They Can T Take That Away From Me Sheet Music Barrios Vs Segovia – Friends, Foes, Or Just Different?

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Barrios Vs Segovia – Friends, Foes, Or Just Different?

Andres Segovia has the immovable status of the father of the modern classical guitar, he laid the foundation for everything that came later. Without him, this humble instrument would remain today only in popular and folk music.

There are many people who criticize his behavior and even his playing technique, so he is untouchable for the new generation of guitarists.

One thing that many people notice about Segovia is his association with the guitar composer Agustín Barrios Mangor, who is almost always in the repertoire of classical guitarists today and is often considered one of the instrument’s greatest composers (after Chopin. guitar quoted by John Williams).

Although Barrios is recognized today, he was relatively unknown in the classical guitar world during his lifetime. He did not tour in Europe or the United States, he played successfully in Latin America, but the small market did not allow him to earn a lot of money. He did not become a man of the world, unlike Segovia, who filled the prestigious theaters of the most important cities of the world.

Even though Barrios comes from a country relatively isolated from the music world, we can’t say that he didn’t have the opportunity to explode in his career. He spent a lot of time in Buenos Aires, one of the cultural centers of the world at that time. He did not take advantage of this favorable environment, and he devoted himself to playing concerts and making records, mostly of popular tunes, away from the growing community of classical guitarists in Buenos Aires. Lobet, Segovia and other famous guitarists regularly traveled to the city to play concerts and welcome the public.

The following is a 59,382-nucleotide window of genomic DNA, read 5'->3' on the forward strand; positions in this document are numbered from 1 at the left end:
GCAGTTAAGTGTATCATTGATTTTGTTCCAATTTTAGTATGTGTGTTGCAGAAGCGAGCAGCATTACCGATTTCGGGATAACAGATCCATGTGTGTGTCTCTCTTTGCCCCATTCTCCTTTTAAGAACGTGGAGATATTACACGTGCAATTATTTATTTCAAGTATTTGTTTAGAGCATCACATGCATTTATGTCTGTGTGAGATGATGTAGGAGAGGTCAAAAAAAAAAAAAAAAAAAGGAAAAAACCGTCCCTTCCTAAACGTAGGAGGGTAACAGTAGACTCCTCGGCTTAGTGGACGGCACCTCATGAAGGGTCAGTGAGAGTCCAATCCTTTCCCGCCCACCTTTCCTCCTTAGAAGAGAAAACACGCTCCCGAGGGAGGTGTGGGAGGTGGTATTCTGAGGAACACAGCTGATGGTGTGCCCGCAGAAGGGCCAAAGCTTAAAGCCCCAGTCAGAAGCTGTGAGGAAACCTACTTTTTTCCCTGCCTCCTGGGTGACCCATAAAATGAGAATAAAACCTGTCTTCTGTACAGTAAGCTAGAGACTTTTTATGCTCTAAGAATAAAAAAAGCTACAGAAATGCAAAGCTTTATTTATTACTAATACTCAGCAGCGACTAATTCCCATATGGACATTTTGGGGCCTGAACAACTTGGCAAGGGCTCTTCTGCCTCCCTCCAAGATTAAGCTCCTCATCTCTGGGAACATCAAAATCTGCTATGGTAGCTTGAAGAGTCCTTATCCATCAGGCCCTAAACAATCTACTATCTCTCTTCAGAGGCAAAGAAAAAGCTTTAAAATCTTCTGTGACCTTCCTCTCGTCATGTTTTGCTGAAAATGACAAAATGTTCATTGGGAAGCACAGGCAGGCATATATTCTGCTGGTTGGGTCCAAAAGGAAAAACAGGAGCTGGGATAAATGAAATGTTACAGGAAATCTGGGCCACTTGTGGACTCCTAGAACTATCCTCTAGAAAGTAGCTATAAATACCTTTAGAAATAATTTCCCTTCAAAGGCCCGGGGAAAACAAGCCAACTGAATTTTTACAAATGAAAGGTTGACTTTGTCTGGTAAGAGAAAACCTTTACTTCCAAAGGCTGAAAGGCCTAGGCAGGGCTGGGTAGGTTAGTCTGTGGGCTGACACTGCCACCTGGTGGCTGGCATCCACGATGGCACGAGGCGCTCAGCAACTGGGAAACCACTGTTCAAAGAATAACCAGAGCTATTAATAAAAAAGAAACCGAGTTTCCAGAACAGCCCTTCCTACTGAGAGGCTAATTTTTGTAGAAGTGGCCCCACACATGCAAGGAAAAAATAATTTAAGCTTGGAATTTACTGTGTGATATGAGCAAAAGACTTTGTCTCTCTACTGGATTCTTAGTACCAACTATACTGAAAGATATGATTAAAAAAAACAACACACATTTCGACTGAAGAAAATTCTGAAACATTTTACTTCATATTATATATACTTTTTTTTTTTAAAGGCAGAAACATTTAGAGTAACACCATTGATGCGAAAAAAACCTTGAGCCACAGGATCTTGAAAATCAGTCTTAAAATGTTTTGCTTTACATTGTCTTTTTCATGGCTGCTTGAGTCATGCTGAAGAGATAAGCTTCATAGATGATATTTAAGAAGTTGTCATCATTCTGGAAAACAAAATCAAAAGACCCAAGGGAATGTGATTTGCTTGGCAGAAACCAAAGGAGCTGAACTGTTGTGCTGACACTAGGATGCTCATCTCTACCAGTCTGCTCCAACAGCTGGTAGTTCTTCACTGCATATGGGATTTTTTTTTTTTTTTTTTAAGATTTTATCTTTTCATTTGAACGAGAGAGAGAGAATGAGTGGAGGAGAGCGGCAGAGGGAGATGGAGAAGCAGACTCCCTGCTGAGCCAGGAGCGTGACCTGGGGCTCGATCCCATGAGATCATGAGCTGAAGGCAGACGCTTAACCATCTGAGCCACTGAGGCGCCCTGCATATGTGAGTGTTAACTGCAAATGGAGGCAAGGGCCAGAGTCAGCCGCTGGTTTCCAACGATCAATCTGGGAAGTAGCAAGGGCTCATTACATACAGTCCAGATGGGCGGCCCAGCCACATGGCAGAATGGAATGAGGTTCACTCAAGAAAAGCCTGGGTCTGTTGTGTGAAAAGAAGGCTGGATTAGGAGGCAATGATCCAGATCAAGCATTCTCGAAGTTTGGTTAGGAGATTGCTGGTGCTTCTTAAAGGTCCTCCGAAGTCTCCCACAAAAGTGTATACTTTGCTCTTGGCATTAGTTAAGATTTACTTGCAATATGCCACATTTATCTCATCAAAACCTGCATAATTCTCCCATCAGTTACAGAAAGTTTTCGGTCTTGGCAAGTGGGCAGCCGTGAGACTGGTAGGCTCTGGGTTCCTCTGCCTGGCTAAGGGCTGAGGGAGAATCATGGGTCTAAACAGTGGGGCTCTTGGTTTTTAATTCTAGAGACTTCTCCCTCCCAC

Barrios oriented himself more toward the popular music public for a number of reasons discussed elsewhere. Later, in Rio de Janeiro, he met Gino Marinuzzi, the world-renowned conductor of Milan’s La Scala opera house, and he had another great opportunity to advance his career. He performed a private concert for the famous musician and his friends and warmly congratulated him. Had he been associated with Marinuzzi, he would have been able to establish contacts with impresarios in Europe and organize concerts.

The other, and perhaps the best chance he had (although this time it didn’t really depend on him) was when he met Andres Segovia. Maestro Segovia was in a much better position than Barrios in the years that followed when he met them, although he did not lead the world on guitar, and he played concerts in South America and Europe.

Segovia had heard of Barrios before meeting in 1921. Miguel Herrera Klinger (Uruguayan biographer) claims to have overheard a conversation about Barrios between Andres Segovia, Regino Sainz de la Maza, and Domingo Prat in a guitar shop in Buenos Aires. They were discussing the metal strings used by Paraguayans. As long as Barrios played the steel strings, Sainz de la Maza didn’t miss out. In Segovia’s words: “Well, as for me, I don’t know what to do with that iron fence.” This was in 1912, when Barrios was not an adult guitarist and Segovia was just beginning his career.

They finally met in Buenos Aires in 1921. By this time, Segovia was gaining more recognition and he was in a much better position than Barrios, and this determined how the encounter would unfold: Barrios was attending Segovia’s concert. After the game, they were both introduced by a friend. They talk politely and Barrios promises to meet him.

The visit took place some time later at Segovia’s house (Barrios was the one who was supposed to go after Segovia). Klinger said of this encounter: “Barrios was surprised to play a series of musical gems for the great Segovia… better: he was brought to the floor. Almost 2 hours later, the maestro congratulated him. One piece he liked so much that he would play it in his concert. Barrios gave him the original, along with the dedication. He had never played the piece, which Segovia said he wanted to program into his concerto. And logically: if he played it with extraordinary ability, which he possessed, he lifted Barrios to unattainable heights, and thus would have ruined the reputation of his art.”